The one thing I’m particularly annoyed with in this episode is Will and Margot hooking up. Yes, they have similar life experiences; yes, they understand each other in a way no one else can, but Margot is canonically a lesbian. Will even points this out to her, but they still totally do it. In his post-episode AV Club interview, Fuller clarified that he was very against making Margot heterosexual, but that it was far too tempting to get Will and Margot in bed together. In the book, Margot is barren and goes to great and unpleasant lengths to have a child, so, according to Fuller, this scene, for Margot, was about the possibility of getting pregnant. However, I’m still uncomfortable that Margot didn’t have any rejoinder for Will that reasserted her lesbian-ness when he questioned her. It is sort of upsetting that Bryan Fuller (who has been an advocate for LGBTQ+ representation in the past) would present Margot in a het relationship before we get her in any sort of on-screen queer one.

Freddie-Lounds-2Of course I am also upset with other things. I’m upset that Freddie Lounds is dead, but less so than I was about Bev—being marginally familiar with the source canon, I knew that (the originally male) Freddy Lounds dies in Red Dragon, so while I was pleased that she was genderbent for this show, I knew that Freddie was gonna bite it sooner or later. I just didn’t expect it to happen so soon.

I’m certainly upset that Will seems to be going down the path that Clarice Starling takes in the Hannibal novel, i.e. choosing of her own free will to engage in cannibalism with Hannibal and being bffs (or in Clarice’s case, lovers—a tack I’m unsure whether the show will take with Will and Hannibal, regardless of how close they become) with him; however, I’m also intrigued by this from a storytelling perspective. In the novel, Hannibal and Clarice’s relationship is the end of their story together; they go off and live happily ever after as weird cannibalistic lovers together. We already know that can’t happen with Will and Hannibal because we know that Jack eventually confronts Hannibal thanks to the season premiere. What will happen to Will if and when all the shit he’s gotten up to now that he’s “above morality” (imagine me making really sarcastic finger quotes) comes to light? Even if he’s doing it as a way to gather incontrovertible evidence that Hannibal is the Ripper, even if Jack is in on this whole ugly plot, Will’s put himself in a place where, if Hannibal is implicated, he will also get in huge trouble. Also, if the Fuller et al team ever gets the rights to use Clarice in this series, where will they take her story? If this is all an elaborate setup on Will’s part that ends in Hannibal’s capture, it seems unlikely that Hannibal will ever trust someone in this manner again.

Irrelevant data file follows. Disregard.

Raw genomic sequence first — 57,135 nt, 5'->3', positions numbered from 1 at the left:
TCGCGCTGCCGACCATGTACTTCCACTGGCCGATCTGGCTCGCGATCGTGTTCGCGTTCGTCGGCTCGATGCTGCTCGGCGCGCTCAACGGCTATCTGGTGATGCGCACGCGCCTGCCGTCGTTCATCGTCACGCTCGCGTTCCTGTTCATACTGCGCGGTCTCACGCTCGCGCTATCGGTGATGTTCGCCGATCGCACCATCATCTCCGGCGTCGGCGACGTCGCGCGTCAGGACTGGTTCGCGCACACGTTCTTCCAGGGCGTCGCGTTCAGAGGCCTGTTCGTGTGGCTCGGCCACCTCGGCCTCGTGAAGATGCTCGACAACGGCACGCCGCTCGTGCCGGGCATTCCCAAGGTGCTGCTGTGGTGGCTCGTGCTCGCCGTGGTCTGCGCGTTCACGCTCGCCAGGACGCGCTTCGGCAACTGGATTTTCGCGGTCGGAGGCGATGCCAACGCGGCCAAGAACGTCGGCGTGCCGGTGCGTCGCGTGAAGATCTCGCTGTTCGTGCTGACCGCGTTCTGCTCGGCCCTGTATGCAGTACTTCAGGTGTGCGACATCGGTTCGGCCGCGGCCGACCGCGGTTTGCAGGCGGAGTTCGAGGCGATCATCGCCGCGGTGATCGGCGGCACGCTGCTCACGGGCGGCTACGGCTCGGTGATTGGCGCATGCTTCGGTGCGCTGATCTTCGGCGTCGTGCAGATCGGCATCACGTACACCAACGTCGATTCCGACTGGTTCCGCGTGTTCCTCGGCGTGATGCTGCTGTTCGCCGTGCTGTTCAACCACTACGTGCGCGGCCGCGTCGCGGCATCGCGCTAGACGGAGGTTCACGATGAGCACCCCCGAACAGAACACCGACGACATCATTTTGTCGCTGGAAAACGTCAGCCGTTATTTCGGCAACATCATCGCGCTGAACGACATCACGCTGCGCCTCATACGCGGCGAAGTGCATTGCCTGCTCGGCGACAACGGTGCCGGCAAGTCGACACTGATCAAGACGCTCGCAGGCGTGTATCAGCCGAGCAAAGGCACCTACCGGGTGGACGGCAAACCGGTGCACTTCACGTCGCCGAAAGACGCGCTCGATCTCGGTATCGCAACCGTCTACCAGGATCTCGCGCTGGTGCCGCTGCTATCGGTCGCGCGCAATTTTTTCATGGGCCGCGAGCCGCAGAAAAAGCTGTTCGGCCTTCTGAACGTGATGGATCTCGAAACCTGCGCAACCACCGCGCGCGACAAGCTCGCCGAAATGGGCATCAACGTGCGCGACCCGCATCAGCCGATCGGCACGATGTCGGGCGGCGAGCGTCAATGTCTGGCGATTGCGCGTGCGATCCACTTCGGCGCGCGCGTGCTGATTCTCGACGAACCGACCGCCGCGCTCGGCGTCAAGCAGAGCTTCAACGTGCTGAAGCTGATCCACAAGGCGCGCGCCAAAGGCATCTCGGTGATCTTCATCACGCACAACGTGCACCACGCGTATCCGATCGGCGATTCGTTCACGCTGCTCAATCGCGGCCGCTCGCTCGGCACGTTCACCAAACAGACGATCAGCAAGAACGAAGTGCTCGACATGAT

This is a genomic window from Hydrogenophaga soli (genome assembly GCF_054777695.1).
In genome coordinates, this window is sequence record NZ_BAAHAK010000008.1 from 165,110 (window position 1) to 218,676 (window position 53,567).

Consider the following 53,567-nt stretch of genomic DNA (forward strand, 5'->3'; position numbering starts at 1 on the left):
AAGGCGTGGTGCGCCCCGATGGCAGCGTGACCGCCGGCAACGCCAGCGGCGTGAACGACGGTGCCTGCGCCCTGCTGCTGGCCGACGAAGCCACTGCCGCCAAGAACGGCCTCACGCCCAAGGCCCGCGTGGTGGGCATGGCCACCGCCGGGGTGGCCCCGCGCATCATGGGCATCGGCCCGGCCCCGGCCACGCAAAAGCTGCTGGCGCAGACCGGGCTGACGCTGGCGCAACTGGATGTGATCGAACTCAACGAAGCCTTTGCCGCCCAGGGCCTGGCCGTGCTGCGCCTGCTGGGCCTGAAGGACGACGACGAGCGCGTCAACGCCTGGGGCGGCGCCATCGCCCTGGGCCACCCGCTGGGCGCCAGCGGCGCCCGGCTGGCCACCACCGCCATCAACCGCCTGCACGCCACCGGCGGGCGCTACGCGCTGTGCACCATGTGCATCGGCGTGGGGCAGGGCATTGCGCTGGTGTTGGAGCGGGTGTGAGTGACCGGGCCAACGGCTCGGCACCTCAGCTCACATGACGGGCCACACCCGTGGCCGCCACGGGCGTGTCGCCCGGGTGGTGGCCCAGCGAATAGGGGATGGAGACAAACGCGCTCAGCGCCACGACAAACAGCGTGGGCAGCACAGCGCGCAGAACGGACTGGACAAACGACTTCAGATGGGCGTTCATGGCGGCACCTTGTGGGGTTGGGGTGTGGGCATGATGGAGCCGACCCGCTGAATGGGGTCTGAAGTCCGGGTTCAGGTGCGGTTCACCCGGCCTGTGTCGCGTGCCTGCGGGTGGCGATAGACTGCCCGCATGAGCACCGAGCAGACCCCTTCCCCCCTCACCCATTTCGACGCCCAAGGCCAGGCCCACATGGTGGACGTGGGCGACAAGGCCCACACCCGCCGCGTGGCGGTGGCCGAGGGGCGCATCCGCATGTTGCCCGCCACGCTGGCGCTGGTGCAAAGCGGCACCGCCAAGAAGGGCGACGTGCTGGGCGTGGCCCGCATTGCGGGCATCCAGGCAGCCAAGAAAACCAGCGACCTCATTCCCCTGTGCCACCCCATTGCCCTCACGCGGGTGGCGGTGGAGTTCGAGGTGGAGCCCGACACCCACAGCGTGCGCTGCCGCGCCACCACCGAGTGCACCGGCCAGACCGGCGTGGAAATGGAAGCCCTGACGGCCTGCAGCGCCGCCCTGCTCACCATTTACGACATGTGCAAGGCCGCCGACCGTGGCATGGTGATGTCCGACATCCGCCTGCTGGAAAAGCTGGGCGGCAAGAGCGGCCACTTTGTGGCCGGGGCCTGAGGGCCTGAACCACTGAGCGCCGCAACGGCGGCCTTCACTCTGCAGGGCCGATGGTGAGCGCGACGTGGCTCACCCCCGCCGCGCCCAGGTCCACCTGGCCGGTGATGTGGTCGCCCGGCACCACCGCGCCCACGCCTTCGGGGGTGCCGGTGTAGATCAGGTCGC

There are only three episodes left in this season, and at this point I feel like I’d be setting myself up for disappointment if I didn’t expect exponentially increasing levels of fuckery as the story progresses. Honestly that’s all I can predict—this show keeps me on my toes like no other, and even having watched the preview, I have no fucking clue where the story is going to go. Till next week, fannibals!

Episode Tally:

Glasses of wine I drank while watching: 1
Glasses of wine I drank while reviewing: 1.5
Glasses of wine Hannibal drank during the episode: 1
Glasses of wine I wish I had drunk: all the glasses. Burn this madness from my brain.

3 thoughts on “Hannibal: “Naka-Choko” Review

  1. When I watched the episode, I flashed back to Will and Jack icefishing. Maybe this is all part of Will’s design and Freddie isn’t dead, just in hiding.

    • That’s sort of what I’m hoping, that there will be an Ocean’s Eleven-esque twist and a big gotcha reveal in a few episodes. I just can’t get past the dinner at the end. Even if that wasn’t Freddie they were eating, Hannibal is a connosieur of peoplesteaks – I think he’d be able to tell whether they were eating person or not.

  2. Pingback: Oh, My Pop Culture Religion: Unitive Mysticism and Digestive Deification in Hannibal | Lady Geek Girl and Friends